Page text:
I have known quite a few founders that barely sleep or eat. Only one out of at least 50 led to success. Some people can happily work and stay healthy on 4 hours of sleep. That’s great! But, we’re talking about people who require 7–8 hours sleep,work 18–20 hours and find little time to properly rest. The people who think that working without rest or eating properly will mean they get more done. We call this a false economy.
Working for more than 90 minutes without taking a break yields diminishing returns in the average human. Our bodies generally work in 45 minute cycles. After two cycles, we need to rest our brains and bodies before returning to work. Ideally, 90 minutes work, 15 minutes rest. Do that 4 or 5 times a day and then do something else. You will find each 90 minutes extremely productive. In this way, the cumulative productivity of those 6 to 8 hours (90×5) will equal more productivity than the exhausting 18 hour day.
12. What culture?
Culture starts with a team of one. You set the culture of your team the day you start working. Everyone else who joins you or funds you from there on will contribute to your culture. Actively promoting a strong culture in a startup can save millions of dollars and masses of heartache.
Build a culture where people can experiment and learn, where people reward open communication, where everyone measures and shares achievement, and where everyone has a great home/work balance. This culture of support and productivity built on a foundation of trust and transparency leads to a very strong team that will band together to tackle the problems that their startup faces.
Ignoring the creation of this strong culture can lead to high churn,, a slow-moving team, and other ultimately disastrous scenarios. Form culture early.
13. Linear vs logarithmic
Technology changes at a logarithmic pace. Meaning when you are 3 months in on what would normally be a 6 month process, you may actually be 98% done. Lean product development works the same way. It takes a long time to get a general idea to that first prototype. It takes a long time to test that prototype and get to the next iteration. This process continues and seems to take forever, however, at a certain point we hit the curve and everything accelerates. A lot of founders give up or change direction before they hit the curve. Their patience gives out with success just around the corner.
People naturally think in a linear fashion. You need to actively look at things logarithmically. When you think things are going slowly, look back at the journey so you get perspective on how much acceleration you have actually experienced. This will give you a good measure of whether to change or move forward confidently.
Many founders get caught up in measuring everything, and ultimately find it overwhelming: number of users, number of page clicks, number of downloads, number of canceled clicks, number of page reloads and on and on. Really, in the first few months or years of a company we have extracted 5 key metrics that matter:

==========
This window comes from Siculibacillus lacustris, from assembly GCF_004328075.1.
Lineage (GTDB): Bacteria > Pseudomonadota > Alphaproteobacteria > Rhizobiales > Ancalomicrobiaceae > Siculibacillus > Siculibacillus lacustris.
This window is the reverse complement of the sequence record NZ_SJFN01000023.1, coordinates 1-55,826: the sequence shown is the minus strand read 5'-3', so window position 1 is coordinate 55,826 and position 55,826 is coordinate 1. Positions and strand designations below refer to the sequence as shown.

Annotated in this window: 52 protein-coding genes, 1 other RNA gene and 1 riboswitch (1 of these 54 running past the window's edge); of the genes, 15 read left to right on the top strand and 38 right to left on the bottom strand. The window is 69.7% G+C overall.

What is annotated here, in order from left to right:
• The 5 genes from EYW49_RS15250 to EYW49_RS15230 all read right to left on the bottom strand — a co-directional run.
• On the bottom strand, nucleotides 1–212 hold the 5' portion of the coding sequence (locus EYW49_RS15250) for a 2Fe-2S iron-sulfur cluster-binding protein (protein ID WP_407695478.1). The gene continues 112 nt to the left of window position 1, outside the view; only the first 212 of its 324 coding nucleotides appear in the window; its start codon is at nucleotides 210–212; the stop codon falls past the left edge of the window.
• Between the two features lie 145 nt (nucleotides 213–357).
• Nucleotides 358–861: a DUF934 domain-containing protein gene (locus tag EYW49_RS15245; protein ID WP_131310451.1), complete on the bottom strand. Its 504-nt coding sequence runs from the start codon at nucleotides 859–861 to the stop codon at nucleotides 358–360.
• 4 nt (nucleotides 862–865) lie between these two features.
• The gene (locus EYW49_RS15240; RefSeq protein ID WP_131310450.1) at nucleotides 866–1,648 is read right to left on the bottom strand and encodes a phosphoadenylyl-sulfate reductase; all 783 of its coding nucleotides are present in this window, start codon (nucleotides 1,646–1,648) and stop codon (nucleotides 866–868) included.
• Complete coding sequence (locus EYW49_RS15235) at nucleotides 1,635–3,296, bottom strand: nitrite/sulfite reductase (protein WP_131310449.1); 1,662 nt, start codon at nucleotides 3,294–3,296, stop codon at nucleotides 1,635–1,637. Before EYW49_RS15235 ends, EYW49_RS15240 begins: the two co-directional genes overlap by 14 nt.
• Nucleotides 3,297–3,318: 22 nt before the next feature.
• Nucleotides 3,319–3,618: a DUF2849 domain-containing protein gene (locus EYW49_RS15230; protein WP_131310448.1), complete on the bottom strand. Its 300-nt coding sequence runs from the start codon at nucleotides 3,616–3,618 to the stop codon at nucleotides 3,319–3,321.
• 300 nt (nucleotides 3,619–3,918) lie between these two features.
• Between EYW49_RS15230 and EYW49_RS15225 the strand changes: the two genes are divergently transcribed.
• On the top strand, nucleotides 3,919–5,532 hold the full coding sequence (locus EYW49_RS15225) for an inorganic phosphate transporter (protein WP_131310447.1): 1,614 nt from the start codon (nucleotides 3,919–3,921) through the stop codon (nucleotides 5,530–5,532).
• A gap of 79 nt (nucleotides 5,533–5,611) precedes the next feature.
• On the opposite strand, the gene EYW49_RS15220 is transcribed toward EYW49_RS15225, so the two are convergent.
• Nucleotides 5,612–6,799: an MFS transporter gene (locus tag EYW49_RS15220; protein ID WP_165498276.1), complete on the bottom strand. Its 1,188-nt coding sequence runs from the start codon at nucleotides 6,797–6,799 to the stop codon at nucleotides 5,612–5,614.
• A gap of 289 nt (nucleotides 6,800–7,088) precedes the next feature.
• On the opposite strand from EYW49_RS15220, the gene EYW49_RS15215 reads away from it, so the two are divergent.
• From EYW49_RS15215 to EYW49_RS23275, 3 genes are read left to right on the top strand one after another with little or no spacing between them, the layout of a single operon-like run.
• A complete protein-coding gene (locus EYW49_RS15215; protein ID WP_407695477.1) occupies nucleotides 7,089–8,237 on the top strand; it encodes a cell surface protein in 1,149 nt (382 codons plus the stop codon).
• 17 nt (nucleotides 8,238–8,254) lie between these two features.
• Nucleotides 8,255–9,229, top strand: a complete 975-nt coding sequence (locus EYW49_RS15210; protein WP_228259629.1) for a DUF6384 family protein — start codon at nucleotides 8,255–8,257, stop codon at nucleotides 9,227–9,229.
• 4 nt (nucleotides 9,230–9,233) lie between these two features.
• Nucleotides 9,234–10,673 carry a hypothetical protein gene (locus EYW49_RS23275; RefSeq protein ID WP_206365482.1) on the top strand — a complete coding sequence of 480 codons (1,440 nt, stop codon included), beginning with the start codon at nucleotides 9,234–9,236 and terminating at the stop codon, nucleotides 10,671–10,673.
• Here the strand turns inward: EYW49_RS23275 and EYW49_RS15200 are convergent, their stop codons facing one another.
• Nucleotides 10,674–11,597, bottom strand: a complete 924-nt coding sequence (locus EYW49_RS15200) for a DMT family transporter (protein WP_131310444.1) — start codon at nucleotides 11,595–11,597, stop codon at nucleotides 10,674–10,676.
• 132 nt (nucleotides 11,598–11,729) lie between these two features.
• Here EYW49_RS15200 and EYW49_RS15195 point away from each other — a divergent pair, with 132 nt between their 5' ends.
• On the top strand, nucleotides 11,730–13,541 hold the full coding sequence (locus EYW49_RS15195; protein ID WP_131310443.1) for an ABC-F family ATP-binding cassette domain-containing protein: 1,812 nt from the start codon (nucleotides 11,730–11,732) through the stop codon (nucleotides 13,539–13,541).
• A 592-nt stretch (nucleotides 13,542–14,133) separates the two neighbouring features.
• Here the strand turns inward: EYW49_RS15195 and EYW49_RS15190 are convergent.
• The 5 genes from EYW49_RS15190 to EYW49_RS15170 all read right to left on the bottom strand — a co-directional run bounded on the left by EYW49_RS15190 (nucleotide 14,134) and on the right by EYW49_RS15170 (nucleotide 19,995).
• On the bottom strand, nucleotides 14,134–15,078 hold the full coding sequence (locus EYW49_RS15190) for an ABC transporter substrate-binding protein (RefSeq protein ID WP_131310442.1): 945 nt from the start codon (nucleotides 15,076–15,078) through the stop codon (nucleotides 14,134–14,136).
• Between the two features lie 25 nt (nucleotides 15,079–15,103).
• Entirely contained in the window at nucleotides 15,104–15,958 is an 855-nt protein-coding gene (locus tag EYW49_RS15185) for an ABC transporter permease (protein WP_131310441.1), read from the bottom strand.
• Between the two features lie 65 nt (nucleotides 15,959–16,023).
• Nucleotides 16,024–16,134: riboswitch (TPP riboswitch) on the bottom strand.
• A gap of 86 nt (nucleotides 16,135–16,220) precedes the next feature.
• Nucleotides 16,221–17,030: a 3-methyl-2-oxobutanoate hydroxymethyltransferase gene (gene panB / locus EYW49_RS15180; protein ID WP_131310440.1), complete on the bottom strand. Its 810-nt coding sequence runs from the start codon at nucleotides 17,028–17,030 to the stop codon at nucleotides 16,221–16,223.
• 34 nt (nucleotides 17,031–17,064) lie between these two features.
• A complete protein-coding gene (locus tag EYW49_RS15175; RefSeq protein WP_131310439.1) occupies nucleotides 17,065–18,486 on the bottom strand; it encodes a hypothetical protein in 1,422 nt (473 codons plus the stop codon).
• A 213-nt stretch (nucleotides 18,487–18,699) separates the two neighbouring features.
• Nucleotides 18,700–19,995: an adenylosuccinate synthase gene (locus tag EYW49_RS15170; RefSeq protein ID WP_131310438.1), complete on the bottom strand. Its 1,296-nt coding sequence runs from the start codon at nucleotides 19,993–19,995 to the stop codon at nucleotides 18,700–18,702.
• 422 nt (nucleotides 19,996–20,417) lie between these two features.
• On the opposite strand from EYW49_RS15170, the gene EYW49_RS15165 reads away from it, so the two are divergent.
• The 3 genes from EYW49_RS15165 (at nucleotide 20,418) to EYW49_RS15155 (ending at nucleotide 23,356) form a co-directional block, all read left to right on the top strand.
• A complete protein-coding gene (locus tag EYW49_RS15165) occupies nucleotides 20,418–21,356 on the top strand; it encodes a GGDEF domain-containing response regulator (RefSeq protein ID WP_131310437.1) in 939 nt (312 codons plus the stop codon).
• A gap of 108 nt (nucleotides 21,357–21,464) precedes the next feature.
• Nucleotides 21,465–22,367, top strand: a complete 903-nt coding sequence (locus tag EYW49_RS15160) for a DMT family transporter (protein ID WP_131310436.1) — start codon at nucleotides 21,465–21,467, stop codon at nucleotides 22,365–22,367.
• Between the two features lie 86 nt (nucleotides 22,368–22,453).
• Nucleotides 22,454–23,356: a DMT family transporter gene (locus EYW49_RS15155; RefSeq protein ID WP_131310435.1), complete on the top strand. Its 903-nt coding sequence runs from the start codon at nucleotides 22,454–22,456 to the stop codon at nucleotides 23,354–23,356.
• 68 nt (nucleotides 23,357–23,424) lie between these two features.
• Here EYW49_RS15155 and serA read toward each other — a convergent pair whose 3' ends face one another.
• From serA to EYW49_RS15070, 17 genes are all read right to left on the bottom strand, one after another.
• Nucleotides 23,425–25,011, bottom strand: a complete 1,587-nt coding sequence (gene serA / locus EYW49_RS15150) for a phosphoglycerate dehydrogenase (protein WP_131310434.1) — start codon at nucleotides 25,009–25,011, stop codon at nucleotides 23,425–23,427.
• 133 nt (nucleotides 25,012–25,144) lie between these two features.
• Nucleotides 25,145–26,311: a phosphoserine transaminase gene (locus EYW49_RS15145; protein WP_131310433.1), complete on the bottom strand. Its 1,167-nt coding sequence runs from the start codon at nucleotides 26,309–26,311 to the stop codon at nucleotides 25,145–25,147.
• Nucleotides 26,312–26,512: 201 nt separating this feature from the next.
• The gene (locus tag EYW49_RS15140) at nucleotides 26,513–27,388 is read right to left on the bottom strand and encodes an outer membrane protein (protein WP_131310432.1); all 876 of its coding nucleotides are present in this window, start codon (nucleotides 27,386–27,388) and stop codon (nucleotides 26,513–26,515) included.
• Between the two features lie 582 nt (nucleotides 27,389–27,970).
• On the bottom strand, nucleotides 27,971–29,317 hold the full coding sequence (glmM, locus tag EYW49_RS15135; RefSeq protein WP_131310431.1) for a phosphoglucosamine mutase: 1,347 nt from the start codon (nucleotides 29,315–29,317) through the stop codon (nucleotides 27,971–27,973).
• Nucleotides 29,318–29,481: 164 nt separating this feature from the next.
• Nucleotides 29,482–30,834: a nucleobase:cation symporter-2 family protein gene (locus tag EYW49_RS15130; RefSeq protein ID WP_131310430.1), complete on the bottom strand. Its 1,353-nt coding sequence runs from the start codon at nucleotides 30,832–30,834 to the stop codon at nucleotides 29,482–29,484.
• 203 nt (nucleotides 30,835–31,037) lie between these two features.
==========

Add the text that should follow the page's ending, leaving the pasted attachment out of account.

- Revenue and
The so called ‘pirate metrics’ Eric Ries defined in Lean’s innovation accounting. Tracking key numbers can lead from idea to product rapidly. It can also help raise investment, track ongoing issues and highlight upcoming trends. From these metrics you can derive other key numbers such as lifetime value of a customer (LVC) and cost of acquisition per customer (CAC). The trick is to focus on each one of these at a time when starting up. Focus on doing everything you can to your product and it’s marketing to raise these key metrics. Stop trying to track everything, and just track and affect the few things that matter.
15. The S&M problem
A lot of startups squander their first big paycheck on gaining new customers. Don’t. Your startup proved product-market fit. You have a few thousand users loyally on your platform. You just raised $20M in a Series A to help you scale. At this point, many founders throw a gigantic sum at sales and marketing, we call this the S&M problem.
You start to push out new ads. You hire a great PR firm. You employ all kinds of new methods; using your new staff to create improved sales funnels. These people come on board and you see more revenue. It seems great… until you notice that you’re not really making any money. Your funnel has a leak. These new users have no loyalty and leave the platform soon after they join. You have an epic churn rate.
Remember how you had those few thousand loyal users on your platform when you got funded? You got them by paying attention to them, creating features for them, listening to them. You need to continue to do the same thing for your new users. Put money into customer service and find a way to funnel suggestions and complaints directly to the product team. A company like Wix can get a bug complaint in the morning and have a solution to market within hours. Focus on creating new features that your users request. Create new revenue streams from the activity you see. In short, continue to approach with the lean method. Build, measure, learn. Spend as much time, money, and attention on retention, as on acquisition, to avoid this fatal error.
Other errors and issues may arise for founders, but preparing for common mistakes will minimize risk rapidly for your business. Avoid these easy pitfalls and together we can radically reduce the number of failed startups. Let’s raise the success margin and get to know these errors before they happen. Don’t fuck it up.